How new theories in human information processing explain the meltdown on Wall Street
Response to The New York Times article on Wall Street Risk by Joe Nocera (1/4/2009)
In The New York Times Sunday Magazine section Joe Nocera produced a column that was important, well researched and insightful on how computer-based decision tools (VaR models) led Wall Street down the path to near ruin. However, Mr. Nocera missed an important, deeper point that is impacting critical analysis of what actually happened on Wall Street that allowed these seemingly intelligent executives to continue to pile on massive levels of risk long after they should have known better.
The new science of decision-making isn’t
At the heart of the answer to this vexing question on the melt down of Wall Street is a major shift in the underlying psychological theories of human decision-making. In fact contemporary theory on human error research has shifted entirely from the idea of “decision-making” to the concept of “sense-making”. The underlying cognitive science behind this new way of visualizing how individuals and more important entire institutions assess risk is known generally as “Naturalistic Decision Making” or NDM. What this new view teaches is that there are no “points-in-time” that constitute rational decision triggers, but that problems like RISK management on Wall Street are actually an accumulated series of EXPERIENCES that flow together to create situations that are filled with distortions such “positive outcome bias”. We now know from significant research that these distortions make it nearly impossible for those directly involved in such situations to make intelligent (reasoned) decisions about actual RISK.
The intellectual concept that humans are sense-makers and not rigorously programmed decision makers flies in the face of “Rationalist” decision making theory produced in large measure by economist who, on occasion, received Nobel prizes for proffering theories that humans were rational processors of choice sets leading to optimized, rational decisions. Recently, researchers involved in complex systems design which combine human intelligence with machine automation see the rationalist view as unworkable if not outright incorrect. There are significant real-world experiences that support this shift in human error management theory.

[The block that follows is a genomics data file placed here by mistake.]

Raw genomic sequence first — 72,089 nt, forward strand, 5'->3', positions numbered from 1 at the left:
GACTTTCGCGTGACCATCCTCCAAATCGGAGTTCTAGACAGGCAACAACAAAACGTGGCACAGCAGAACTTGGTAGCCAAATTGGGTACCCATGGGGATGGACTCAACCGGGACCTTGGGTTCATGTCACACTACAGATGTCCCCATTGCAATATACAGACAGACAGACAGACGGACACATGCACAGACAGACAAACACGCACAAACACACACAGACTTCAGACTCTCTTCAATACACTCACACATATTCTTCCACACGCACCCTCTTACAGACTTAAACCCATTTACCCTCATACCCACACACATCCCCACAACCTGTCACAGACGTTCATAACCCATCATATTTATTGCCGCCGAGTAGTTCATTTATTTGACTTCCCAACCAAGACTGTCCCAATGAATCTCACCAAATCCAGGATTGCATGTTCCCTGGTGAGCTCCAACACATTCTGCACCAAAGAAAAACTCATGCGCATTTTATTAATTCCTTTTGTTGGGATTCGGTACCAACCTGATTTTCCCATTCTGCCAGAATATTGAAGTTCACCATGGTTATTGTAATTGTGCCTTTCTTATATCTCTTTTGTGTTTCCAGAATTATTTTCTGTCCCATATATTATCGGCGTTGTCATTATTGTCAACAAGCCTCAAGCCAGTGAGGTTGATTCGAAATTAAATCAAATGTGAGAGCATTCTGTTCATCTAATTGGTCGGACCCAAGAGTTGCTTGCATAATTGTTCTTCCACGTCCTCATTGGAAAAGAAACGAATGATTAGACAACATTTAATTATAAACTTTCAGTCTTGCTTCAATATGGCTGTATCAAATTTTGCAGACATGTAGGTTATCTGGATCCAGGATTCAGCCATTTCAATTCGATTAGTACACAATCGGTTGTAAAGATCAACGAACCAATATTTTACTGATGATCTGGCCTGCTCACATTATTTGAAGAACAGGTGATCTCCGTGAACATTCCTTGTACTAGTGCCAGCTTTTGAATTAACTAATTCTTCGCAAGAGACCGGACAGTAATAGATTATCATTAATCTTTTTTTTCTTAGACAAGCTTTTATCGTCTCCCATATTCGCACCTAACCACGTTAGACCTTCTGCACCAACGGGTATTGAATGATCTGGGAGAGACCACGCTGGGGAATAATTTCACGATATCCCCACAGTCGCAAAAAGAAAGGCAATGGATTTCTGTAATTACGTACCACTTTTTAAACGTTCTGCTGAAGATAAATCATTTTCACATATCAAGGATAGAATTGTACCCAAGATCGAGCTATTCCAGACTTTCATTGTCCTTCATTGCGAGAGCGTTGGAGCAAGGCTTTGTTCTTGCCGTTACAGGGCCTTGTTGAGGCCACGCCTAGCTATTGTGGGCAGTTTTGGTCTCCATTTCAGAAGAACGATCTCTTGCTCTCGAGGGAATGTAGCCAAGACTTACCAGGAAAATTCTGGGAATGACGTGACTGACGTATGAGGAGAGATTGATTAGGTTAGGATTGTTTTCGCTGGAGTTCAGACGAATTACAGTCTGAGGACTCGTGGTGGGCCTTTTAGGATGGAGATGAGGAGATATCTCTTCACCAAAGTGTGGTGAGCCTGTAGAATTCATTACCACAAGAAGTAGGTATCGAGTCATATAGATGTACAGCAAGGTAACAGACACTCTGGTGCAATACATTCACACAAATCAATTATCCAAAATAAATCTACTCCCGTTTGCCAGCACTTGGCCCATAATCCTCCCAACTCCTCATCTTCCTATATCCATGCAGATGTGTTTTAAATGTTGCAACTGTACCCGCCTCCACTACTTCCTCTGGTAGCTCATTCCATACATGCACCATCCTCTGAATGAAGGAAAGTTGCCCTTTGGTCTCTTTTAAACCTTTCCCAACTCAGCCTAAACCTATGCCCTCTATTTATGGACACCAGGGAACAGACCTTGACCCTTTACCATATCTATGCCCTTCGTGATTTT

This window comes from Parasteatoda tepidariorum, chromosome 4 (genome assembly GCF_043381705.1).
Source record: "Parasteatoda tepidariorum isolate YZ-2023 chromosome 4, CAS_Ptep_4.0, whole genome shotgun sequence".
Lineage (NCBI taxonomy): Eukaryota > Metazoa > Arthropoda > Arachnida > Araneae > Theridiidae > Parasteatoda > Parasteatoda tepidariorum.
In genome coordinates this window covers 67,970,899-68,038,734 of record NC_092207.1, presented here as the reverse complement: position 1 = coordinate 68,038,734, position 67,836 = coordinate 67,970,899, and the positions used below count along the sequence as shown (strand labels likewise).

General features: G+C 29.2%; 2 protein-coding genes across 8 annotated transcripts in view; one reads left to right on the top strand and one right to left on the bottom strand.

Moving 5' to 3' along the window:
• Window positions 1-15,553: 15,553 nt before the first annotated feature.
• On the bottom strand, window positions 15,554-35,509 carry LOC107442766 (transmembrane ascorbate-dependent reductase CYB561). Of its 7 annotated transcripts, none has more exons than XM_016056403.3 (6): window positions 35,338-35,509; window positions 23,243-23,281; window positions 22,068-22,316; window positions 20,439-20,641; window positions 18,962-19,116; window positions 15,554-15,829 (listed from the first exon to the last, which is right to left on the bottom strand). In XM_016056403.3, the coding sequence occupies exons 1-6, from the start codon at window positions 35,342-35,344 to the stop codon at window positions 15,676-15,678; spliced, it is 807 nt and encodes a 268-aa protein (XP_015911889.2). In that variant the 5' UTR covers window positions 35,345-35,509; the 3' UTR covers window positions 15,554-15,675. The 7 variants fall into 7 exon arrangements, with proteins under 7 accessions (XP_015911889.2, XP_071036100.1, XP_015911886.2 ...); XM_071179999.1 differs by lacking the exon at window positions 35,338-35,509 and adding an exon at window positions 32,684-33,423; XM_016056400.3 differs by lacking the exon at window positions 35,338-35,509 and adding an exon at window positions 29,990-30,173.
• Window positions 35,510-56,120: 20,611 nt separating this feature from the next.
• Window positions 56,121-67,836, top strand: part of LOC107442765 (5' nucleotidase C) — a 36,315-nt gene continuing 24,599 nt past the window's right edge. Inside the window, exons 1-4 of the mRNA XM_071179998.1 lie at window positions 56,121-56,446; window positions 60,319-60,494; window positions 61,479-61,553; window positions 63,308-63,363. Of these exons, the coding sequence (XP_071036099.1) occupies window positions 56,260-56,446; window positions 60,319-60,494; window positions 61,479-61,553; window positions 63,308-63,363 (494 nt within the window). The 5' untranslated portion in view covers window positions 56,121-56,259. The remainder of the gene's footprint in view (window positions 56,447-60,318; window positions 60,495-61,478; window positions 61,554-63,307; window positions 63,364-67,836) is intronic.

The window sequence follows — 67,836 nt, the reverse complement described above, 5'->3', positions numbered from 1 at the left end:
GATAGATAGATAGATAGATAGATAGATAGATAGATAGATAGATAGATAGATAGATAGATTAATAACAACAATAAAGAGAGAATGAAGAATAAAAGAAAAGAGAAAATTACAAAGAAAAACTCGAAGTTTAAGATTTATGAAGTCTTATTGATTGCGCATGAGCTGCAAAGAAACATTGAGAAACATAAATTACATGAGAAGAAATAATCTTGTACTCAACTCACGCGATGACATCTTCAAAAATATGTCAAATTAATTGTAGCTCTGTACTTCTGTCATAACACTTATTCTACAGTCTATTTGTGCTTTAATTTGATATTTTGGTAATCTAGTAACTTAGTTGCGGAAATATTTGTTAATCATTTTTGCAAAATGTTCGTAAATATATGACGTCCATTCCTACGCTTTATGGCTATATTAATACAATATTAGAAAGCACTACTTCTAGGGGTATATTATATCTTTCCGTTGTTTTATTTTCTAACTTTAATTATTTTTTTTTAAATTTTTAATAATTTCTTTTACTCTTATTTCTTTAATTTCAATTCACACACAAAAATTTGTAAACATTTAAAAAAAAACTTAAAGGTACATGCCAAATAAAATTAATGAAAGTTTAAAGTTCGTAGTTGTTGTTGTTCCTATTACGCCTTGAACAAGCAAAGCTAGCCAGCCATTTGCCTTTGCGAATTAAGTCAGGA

What the Space Shuttle disasters teach Wall Street
In these situations it is known that technology-based risk assessments systems (ie. VaR risk calculations) can and do have massively negative implications, as humans (in this case Wall Street executives), rely more and more on structured, computer-based feedback and less on their instincts about the state of the system. This is exactly what happened with the destruction of 2 space shuttles and is now at the center of why Wall Street continued to pile on more RISK.
Human information processing is not what it used to be
The answer to these extremely complex problems resides in a fundamental redistribution of how functional thinking about risk is distributed between the human participants in the system and the tools that they employ to help manage huge amounts of complex data. At the core of this new way of thinking is the realization that the human information processing system is far more capable than assumed but also subject to context-specific biases that produce disasters like the meltdown on Wall Street and destruction of 2 Space Shuttles.
For these new theories to produce reliable results it is essential that sense-making systems must fundamentally help the human capital in the system visualize risk at the highest levels of management. It is a fact that many of the toxic asset classes conjured forth by Wall Street were so complex and ill defined that they cannot even be categorized let alone visualized. It is exactly such cognitively impoverished EXPERIENCES that made sense-making impossible on Wall Street in recent years. Yet, these may not be impossible problems to solve.
So, where is the solution?
An entire new field of human-centered systems design is currently evolving that is focused on solving these complex problems which have nothing to do with decision-making and everything to do with sense-making. This leads to a rather simple maxim that says: humans make sense of situations, computers do not. This is NOT to say that computers are not a vital component of systems design, but it does say that computers must support human intelligence not supplant it.
Charles L. Mauro